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Thursday 1st October 2020
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Cyprus property title deeds backlog

Vicky Ford MEP quesions Cyprus Title Deeds in European Parliament
Vicky Ford MEP for the East of England

CYPRUS agreed to reduce the Title Deed backlog to less than 2,000 cases outstanding for more than a year by the fourth quarter of 2014 under the terms of the Memorandum of Agreement (MoU) with its troika of international lenders.

Although the troika completed their most recent review of the Cyprus Economic Adjustment Programme last month, whether the Cypriot authorities kept their side of the agreement has remained a mystery until now.

Vicky Ford, MEP for East of England, recently asked the European Commission if Cyprus the target to reduce the Title Deed backlog by the agreed deadline:

Question for written answer E-005685-15
to the Commission
Rule 130
Vicky Ford (ECR)

Subject: Cyprus property title deeds        

In answer to a previous question regarding the backlog in issuing title deeds in Cyprus, the Commission indicated that Cyprus was making progress towards meeting the deadline of the fourth quarter of 2014. Can the Commission confirm that the deadline was met?

As this is monitored and assessed closely, can the Commission give an indication of the current situation regarding the outstanding issuance of title deeds?

I understand from constituents who purchased a property 10 years ago that they are still desperately trying to obtain their title deeds, without success.

The situation is unacceptable and it appears that the monitoring and assessment process may be doing little to alleviate the backlog. What further action is the Commission able to take to ensure a satisfactory outcome for the many people awaiting title deeds?

Answer given by Mr Moscovici on behalf of the Commission

“Compared to early 2014, the Cypriot authorities indeed made significant progress and reduced by more than half the backlog of title deeds that were outstanding for more than one year as a result of slow administrative procedures in Cyprus’ land registry.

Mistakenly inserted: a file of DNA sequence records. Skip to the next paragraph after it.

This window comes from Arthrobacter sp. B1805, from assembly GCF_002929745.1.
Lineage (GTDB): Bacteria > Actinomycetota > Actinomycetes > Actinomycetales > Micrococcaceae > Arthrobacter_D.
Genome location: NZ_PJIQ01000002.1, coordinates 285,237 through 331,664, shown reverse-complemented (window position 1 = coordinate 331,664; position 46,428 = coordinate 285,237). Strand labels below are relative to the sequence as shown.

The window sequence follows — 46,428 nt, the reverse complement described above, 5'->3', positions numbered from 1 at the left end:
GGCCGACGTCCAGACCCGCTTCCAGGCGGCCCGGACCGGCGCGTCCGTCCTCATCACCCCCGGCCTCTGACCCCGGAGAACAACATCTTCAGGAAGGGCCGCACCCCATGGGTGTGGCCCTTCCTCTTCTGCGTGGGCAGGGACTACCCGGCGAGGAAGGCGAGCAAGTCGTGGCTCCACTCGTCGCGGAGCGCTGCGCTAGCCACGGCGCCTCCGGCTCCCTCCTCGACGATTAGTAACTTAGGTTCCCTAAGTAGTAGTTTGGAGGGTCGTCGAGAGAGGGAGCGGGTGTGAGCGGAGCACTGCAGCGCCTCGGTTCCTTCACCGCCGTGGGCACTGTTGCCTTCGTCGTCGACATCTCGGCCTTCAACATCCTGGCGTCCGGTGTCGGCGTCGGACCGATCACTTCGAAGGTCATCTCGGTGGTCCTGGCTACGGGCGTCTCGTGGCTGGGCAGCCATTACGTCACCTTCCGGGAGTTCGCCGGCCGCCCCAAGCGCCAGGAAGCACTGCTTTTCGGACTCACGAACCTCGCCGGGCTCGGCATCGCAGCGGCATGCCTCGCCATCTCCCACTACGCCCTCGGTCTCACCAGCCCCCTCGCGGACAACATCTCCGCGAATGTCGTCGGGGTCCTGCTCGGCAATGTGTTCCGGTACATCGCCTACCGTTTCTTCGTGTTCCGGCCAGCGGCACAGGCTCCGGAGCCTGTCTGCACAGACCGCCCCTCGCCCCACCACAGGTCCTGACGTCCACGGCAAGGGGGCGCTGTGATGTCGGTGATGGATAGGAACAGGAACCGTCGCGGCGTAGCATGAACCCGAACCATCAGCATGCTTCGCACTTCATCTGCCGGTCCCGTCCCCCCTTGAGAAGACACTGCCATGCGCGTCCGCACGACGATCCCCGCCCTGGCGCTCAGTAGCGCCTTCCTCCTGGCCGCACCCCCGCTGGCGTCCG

“Despite the progress, the target was not reached.

“The issuance progress can be followed on the website of Cyprus’ land registry, which provides monthly statistics.

“Following discussions with the Commission, the Cypriot authorities have committed to prepare recommendations on ways to streamline the procedures from the planning permit application to the issuance of title deeds.

“This should help to make further progress to reduce the backlog of title deeds’ issuance.

“The authorities are also working on a comprehensive reform package to ensure that newly-issued title deeds will be swiftly transferred to buyers who have purchased their property already.”

Editor’s comment

Those visiting the website of Cyprus’ land registry may (not) be surprised to see that the land registry has not published Title Deed issuance statistics since August 2014.


  1. Dear Nigel
    Land registry statistics?
    Would you be kind enough to see if these monthly stats are on site?
    As I have looked on the L R site and nowhere to be seen.

  2. Hi,
    I am sick and tired of all these promises and deadlines that Cyprus is supposed to keep. I signed my contract for my house in November 2003, it being a shell then and was finished in June 2004, or should I say I eventually moved in then, with the garage still to be built, and I paid cash!!! In my contract it said “Title Deeds to be issued within 3 years or a reasonable time, and the developer would do everything to expedite” now 11 years later I still do not have them…the Final Approval Certificate was issued in November 2013. The Land Registry tell me that the file is now in the rechecking department but will not be rechecked until next month and then it has to go on to the valuation department then they would be issued. God knows how long this will take!!!! Then on top of all this what taxes will I have to pay??? Perhaps I should them a bill for all the phone calls I have made….not a happy lady to say the least and the house is up for sale…the question I am asked is have you got the Title Deeds????